Having self-respect, knowledge and purpose helps in navigating the complex journey of life.
Long-term economic growth, company, industry and national competitiveness are achieved through supply chain management thinking.
The journey of life is not necessarily about how you started. Rather it is how you finished.
I can only be happy when I see the youth and children around me also happy.
Supply chain management decisions made today have a direct impact on you, your organisation, local industries and the future of the African child.
We are constantly told to think outside the box. The big question is…who gave you that box that is being used as a reference point?
Cheapest price does not always equate to the best value for money for business and/or society
To build wealth that transcends generations you need to think beyond yourself.
You have to be able to logistically move whatever you produce timeously, otherwise there is no need to produce it.
The Africa Beyond Aid agenda starts with you.
Beware of the ides of aid.
There is a supply chain associated with every product or service. You just need to have a strategy and plan to develop and manage it.
The mere fact that I may not live to see my dream does not mean I should abandon my dreams for the African child.
I am who I am today because of what someone sacrificed for me.
Some people use money to make a difference. Others use knowledge and experience to effect long-term positive change.
Understanding your supply chain gives you the competitive edge.
Negotiating and bargaining are two different concepts.
Africa as individual nations is economically insignificant. Africa as one economic block is already an economic giant.
What I am doing is not for me but for the African child. I was once an African child.
Africans may be surrounded by poverty but the continent is certainly not poor.
Do not bargain with your supply chain resources for short-term price gains. Rather negotiate with these assets for long-term wealth creation benefits.
Throwing money at poverty related issues may yield short-term benefits but may make matters worse.
As a continent we have to have a common supply chain and industralisation plan. Otherwise our so-called developmental partners will determine it for us but to benefit them.
An economically powerful Africa is possible through strategic industrial sourcing and changing consumer buying behaviours.
For Africa to truly industrialise the definition of local must shift from national to regional and continental boundaries.
Accepting hard truths and realities can change individual attitudes and society as a whole.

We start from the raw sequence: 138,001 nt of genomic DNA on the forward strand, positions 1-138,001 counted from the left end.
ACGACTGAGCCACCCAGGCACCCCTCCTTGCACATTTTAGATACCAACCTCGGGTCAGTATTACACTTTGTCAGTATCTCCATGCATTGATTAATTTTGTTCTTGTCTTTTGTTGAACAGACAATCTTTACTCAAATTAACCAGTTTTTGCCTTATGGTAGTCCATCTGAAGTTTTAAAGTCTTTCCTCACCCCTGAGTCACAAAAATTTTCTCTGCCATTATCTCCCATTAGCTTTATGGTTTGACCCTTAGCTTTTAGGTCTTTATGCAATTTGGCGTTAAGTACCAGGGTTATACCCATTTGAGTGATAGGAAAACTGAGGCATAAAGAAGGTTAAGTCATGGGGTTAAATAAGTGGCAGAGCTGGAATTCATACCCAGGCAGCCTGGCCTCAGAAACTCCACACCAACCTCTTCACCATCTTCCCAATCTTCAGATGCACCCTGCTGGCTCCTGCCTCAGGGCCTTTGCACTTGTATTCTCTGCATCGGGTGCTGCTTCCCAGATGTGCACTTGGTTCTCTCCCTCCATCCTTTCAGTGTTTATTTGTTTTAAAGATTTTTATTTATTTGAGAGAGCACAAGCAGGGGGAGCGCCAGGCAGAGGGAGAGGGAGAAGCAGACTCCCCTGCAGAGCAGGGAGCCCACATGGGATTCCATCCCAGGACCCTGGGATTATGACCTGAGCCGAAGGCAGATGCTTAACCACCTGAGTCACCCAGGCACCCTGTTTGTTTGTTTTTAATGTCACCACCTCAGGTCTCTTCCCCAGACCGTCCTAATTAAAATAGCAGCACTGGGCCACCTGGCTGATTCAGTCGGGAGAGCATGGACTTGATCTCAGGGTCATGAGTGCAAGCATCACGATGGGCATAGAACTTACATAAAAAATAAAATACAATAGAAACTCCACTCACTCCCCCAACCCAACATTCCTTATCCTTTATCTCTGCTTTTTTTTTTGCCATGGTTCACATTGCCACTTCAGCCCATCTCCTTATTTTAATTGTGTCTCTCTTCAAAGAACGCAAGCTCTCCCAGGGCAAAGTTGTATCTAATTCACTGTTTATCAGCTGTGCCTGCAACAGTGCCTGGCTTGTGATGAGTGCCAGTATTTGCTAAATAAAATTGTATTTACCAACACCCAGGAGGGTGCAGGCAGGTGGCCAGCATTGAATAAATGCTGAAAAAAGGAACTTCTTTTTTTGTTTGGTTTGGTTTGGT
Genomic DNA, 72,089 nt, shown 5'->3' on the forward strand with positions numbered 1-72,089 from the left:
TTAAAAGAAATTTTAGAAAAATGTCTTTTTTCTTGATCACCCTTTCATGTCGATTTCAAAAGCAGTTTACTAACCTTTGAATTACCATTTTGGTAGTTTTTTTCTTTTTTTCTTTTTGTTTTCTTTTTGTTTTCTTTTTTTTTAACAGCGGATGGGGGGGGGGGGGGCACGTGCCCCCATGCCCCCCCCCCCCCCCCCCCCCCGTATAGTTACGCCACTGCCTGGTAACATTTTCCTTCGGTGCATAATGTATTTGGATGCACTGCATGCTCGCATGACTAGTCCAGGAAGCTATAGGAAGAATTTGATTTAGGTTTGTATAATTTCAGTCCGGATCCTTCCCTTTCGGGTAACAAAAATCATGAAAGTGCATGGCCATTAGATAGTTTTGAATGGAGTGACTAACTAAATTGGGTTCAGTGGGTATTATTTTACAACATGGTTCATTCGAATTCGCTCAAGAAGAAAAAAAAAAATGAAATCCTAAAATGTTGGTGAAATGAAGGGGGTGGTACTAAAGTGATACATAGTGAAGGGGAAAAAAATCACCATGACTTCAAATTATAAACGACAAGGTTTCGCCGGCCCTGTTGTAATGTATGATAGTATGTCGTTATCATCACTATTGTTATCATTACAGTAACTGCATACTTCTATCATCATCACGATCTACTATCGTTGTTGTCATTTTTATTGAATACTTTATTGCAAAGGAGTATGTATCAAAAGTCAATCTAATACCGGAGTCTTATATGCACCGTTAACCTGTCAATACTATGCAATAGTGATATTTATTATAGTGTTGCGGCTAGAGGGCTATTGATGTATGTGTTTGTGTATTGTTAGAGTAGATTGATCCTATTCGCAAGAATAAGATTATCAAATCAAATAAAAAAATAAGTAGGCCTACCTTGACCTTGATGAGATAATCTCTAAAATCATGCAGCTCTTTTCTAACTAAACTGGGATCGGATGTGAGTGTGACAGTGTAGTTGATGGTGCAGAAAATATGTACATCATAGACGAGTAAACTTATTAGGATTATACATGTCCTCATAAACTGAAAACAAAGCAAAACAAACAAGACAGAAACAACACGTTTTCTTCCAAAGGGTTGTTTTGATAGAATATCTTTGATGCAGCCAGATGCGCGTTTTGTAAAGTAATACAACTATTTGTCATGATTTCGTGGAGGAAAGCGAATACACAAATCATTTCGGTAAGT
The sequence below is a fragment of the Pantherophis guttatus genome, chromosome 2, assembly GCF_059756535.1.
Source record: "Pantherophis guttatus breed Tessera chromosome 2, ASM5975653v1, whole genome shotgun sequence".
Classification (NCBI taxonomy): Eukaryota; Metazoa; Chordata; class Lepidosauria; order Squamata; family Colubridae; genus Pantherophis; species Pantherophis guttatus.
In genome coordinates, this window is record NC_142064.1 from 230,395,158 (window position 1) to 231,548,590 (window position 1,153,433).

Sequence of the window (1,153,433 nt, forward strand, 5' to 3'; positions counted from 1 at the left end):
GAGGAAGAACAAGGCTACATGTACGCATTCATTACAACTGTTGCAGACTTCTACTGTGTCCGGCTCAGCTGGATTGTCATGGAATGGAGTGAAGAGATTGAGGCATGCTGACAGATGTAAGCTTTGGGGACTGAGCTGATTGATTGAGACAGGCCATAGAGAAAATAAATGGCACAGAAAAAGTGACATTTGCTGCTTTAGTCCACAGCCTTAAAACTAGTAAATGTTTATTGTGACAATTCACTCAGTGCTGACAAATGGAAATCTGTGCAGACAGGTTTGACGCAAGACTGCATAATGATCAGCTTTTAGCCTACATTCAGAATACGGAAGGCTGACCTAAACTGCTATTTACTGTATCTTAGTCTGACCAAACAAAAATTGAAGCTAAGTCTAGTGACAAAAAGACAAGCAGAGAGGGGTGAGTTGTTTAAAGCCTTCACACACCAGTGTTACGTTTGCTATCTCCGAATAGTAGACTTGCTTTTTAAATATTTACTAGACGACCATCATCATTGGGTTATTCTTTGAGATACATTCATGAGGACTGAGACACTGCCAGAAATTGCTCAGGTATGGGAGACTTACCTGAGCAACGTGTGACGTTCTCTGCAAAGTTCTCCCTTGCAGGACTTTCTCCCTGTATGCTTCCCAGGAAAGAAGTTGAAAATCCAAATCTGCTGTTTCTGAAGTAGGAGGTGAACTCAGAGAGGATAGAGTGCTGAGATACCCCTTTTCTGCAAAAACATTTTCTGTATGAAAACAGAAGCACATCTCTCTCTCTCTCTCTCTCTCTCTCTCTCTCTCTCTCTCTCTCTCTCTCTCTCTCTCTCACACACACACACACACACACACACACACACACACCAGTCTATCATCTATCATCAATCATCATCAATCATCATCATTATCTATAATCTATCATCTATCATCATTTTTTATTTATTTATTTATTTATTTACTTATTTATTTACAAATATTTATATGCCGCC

I may not have money to give you but I certainly have knowledge and experience to help you change your attitude towards long-term wealth creation.
Accepting hard truths and realities can change individual attitudes and society as a whole.
Limited understanding of supply chain management is a reason for the de-industralisation of the continent.
You know and understand your problem. You are the only one that can solve it.
Trusting one another is one of the keys to long-term socio-economic freedom.
What you chose to buy based on price has an impact on a country’s long-term industrial development.
Supply chain management thinking and the continent’s long-term industralisation are inextricably linked.
Our destiny is in our own hands.
Achievements and Awards
- HP Lifetime Supply Chain Management Leadership Achievement Award awarded in 2018 for his role in educating policy makers and public and private sector officials about the powerful link between supply chain management and the United Nations’ Sustainable Development Goals.
- Two distinct Life Time Achievers Awards from the Chartered Institute of Procurement and Supply (CIPS) for industrial and academic contributions to local and international industrial engineering, supply chain governance and productivity (2013 and 2016).
- Among a handful of globally recognised vertical specific experts to concurrently be honoured with elected fellowships in at least six leading international professional institutions.
- First ever Professor Extraordinaire for Supply and Value Chain Management to be appointed in South Africa and the rest of Africa. These unique appointments, by leading institutions of higher learning, are for individuals who have demonstrated major academic and industrial excellence as well as global leadership in a specific field. In all cases the appointee must have attained national prominence and international recognition for outstanding achievement.
- Induction into the Institute of Directors Southern Africa Wall of Fame for contribution to logistics and supply chain management (2008).
- Among a selected group of practicing international senior executives outside the United Kingdom to be elected as a chartered professional fellow (by both invitation and examination) of the Institute of Directors (UK). Chartered Professional Directors are highly experienced C-suite executives who serve on boards to assist with governance, organisational development and growth.
- First independent distinguished extraordinary chair to be appointed by the Institute of Operations Management (UK) to help improve executive operations and industrial management skills development in Africa.
- Published over ninety (90) action-based company and industry case study papers, executive supply chain management skills development manuscripts and independently endorsed supply chain management related thought leadership books.
- First recipient of the MSD (MMD) Doctoral scholarship award for engineering business management in the United Kingdom in 1991.
- One of the youngest sector specific professionals to be admitted for membership into the United Kingdom’s Institute of Directors in 1994 and was one of the first vertical specific postgraduate students in the United Kingdom to graduate with an action research Engineering Management Doctorate in 1998, focusing on selected aspects of international pharmaceutical/pharma-chemical logistics and supply chain management.
- He has been publicly acknowledged by the Commonwealth Business Council for his contribution to international supply chain management and emerging world long-term economic development.
- He was publicly acknowledged by Who-is-Who of Southern Africa for his contribution to selected industrial initiatives, including e-commerce development in the developing world since 2000.